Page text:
When business processes and people are in conflict
I was talking to my friend when he started complaining that his employees are taking too long time for lunch breaks and they don’t keep the exact working hours and minutes that they should work each day. “Are you not expecting your employees to work exactly 8 hrs per day as it is stated in their contract, not a minute less or more?” – he asked me.
Straight away I remembered my time as an employee and to be honest I never liked when I was expected to arrive at 7:30 am exactly every single day and leaving at 4 pm exactly. By the way living in London or any big city in the world it is an unrealistic expectation, so many things can happen… Interestingly I read two articles about the workforce changes. One was about 4 day workweek and how effective it is.
The other was talking about how people below 40 years old are less likely to do a full time job anymore. Anyhow my friend’s business is in a city in Eastern Europe which is nothing in size compare to London. My answer was: “No, actually I am not. It’s not important how long time they spend in the office but what matters is what they deliver and how long it takes them to deliver their work.” We went into a discussion and he told me that his webshop office hours are from 8 am – 5pm, Monday to Friday. “So what about Saturday?” – I asked. Oh, they are not open.
It was interesting to see how I started unfolding areas that as a business owner, he never looked at, not the way I started showing anyway. For me this sounded like being in the Stone Age. Of course there are professions where the arrival hours and minutes matter. If you are a small business owner one of the key to success is flexibility. If you are flexible as the owner, then you can expect flexibility from your employees.
You might find it cliché but lead by example takes you a long way. Of course the time wasn’t the only problem here, but soon I realized that there are other issues regarding how they do things in the office. There are 3 employees doing the same things in 3 different ways. No one is able to handle other’s work because they don’t understand each other’s method.
Well, I wasn’t surprised. Ice on the cake was that the expectation was a fourth method. Again I questioned my friend “how did you train them?” “Well, I explained and explained God knows how many times and they still do it in a different way!” Sounds familiar? At this point he was getting angry by the fact that despite all his efforts (which might not even be the best way) the message just did not go through to his employees.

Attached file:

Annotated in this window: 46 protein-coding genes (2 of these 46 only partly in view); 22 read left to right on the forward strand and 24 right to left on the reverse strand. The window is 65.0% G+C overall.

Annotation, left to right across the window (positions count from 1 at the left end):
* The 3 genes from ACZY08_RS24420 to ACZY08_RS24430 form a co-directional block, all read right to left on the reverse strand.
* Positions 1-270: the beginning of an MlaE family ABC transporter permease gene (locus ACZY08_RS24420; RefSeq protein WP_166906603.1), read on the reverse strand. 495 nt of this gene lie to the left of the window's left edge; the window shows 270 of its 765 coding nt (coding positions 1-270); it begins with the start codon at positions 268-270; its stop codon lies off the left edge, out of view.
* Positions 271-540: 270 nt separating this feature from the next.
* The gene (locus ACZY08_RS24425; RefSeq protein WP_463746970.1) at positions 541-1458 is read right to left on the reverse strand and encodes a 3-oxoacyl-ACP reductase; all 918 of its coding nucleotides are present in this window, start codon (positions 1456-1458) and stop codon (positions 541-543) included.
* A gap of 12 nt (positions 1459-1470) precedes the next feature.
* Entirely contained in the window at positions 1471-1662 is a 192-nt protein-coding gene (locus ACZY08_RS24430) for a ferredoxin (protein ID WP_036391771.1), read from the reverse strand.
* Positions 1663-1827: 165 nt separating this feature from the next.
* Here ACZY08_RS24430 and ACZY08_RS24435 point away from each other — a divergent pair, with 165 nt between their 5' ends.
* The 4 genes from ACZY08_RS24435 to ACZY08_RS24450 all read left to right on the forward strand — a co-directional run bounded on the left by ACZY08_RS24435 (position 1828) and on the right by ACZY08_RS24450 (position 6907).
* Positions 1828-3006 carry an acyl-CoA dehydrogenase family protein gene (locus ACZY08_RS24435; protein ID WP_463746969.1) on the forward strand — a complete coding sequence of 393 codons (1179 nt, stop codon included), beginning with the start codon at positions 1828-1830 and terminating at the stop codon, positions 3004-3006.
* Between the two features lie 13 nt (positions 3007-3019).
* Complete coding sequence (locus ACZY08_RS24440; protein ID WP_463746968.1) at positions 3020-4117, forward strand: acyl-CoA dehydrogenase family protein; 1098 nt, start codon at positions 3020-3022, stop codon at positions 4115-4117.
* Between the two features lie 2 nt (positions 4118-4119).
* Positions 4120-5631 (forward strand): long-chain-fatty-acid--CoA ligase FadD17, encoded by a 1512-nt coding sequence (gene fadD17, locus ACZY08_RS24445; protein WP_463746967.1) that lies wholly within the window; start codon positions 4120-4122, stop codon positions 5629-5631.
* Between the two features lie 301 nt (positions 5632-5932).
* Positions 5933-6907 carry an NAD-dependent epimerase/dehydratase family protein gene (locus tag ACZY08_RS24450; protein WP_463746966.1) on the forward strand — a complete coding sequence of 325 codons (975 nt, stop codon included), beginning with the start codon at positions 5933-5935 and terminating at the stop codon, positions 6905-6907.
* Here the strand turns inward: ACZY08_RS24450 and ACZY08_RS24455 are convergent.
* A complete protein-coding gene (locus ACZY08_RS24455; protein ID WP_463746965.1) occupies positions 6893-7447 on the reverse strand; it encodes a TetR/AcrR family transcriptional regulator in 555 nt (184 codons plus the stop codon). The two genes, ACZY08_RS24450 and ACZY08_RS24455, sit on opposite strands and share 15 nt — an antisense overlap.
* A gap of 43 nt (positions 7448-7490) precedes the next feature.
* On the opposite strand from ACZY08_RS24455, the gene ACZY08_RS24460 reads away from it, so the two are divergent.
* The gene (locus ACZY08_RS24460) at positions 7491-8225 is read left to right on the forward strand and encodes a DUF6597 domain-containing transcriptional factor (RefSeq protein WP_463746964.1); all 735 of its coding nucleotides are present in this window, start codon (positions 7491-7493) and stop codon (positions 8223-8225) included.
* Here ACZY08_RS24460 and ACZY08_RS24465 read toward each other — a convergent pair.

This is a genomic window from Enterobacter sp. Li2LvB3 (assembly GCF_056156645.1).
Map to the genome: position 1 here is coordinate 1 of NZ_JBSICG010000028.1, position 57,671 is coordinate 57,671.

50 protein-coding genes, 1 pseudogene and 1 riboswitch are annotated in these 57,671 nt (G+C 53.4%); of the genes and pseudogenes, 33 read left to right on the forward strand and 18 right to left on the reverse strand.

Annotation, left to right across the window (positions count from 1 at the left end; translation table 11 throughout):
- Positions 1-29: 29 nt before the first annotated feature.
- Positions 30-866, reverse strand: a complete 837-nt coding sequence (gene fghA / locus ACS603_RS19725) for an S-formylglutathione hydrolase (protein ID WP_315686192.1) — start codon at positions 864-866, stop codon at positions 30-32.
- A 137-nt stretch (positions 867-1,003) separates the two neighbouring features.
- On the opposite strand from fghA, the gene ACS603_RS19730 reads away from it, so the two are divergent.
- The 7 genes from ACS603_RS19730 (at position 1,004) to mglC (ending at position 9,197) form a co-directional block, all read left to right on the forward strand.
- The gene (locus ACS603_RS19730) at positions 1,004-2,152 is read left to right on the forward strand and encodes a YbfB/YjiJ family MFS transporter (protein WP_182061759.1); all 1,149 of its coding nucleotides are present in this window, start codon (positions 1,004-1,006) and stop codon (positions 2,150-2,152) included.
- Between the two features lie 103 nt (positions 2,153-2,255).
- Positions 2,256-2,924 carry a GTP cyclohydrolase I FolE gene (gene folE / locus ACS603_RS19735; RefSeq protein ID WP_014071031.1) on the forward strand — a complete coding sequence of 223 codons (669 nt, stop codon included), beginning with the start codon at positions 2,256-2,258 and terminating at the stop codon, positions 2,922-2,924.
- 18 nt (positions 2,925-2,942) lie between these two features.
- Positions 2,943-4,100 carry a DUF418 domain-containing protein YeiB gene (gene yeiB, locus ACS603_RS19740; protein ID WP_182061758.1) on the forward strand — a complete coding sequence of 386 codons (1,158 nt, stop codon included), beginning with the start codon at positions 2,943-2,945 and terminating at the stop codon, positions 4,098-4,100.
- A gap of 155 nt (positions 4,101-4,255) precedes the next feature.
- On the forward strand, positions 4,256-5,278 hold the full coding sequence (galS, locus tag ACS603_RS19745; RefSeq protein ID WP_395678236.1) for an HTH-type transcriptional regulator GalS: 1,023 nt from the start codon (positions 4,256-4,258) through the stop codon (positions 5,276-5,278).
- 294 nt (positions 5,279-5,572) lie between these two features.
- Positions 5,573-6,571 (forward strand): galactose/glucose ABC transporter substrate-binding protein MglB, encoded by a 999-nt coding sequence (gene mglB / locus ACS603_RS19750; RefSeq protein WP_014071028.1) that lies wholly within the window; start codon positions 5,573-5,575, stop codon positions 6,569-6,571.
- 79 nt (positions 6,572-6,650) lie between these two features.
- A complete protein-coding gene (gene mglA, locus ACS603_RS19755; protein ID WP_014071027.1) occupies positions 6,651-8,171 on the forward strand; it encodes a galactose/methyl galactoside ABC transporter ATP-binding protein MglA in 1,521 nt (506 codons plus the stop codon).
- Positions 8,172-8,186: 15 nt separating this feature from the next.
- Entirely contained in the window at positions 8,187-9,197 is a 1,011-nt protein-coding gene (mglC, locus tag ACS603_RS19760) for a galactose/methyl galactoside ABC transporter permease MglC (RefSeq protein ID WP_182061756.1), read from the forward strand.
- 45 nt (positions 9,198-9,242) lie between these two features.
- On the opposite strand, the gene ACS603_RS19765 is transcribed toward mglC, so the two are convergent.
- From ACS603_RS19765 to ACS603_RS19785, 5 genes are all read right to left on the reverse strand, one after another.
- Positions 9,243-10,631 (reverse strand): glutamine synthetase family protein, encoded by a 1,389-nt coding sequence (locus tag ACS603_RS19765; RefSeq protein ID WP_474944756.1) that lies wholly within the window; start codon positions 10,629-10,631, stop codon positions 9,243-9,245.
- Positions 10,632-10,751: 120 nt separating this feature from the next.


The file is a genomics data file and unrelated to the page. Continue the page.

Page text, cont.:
As a business coach one of my tasks is showing my clients different perspectives, so I asked what processes they have, who has written them, when were they updated the last time and how many do they have? He looked at me and goes: “I have none”. It was the time to dig deeper and make my friend realise that his business is running on an ad hoc basis. It does not matter how much revenue you make if the back office is not in order soon you can shut your doors. It has taken huge amount of time from him to try to create an order instead of spending this time on creating new visions, new relationships, finding new products and the list goes on.
First we agreed to the followings:
Step 1: he creates a plan that what processes his business should have by now
Step 2: set up a priority by using 1, 2, 3 (1 being the most important)
Step 3: set up deadlines
Step 4: delegate some of the processes to be written by his employees – killing two birds with one stone: someone does the job; the employees learn what they should be doing and cannot be further excuses from their side why they are not following them.
Step 5: all processes accepted and implemented.
It is extremely important that from day 1 you have some basic system set up. It is not just to have an efficiently running business. That is just one side of it. What if your employees actually like working for you? What if everything runs smoothly and even if someone needs to step in they know what is expected and what they should do? Let’s take this to another level: this simply will affect your customers as well because you just raised the standard. Raising the standard can lead to outperforming your competition without doing it intentionally. Once you are on the top in your niche then you can look for other markets. And if you decide to sell your company you can actually get 3-5 times more money because you have created your business manual. Now you see that it’s worth spending time creating systems, don’t you?
Many business owners fail to do this very important step. Usually they don’t like doing them or don’t understand why they should do them in the first place as they are just a small business. It does not matter how small or big you are, the bottom line is that you do yourself a favour at the end of the day. My friend spent the last 1 year arguing with his employees, getting rid of them, spending time to find new people and starting the whole thing over again. You as a business owner, you are solely responsible whether your business runs efficiently or not. Are you willing to do what it takes?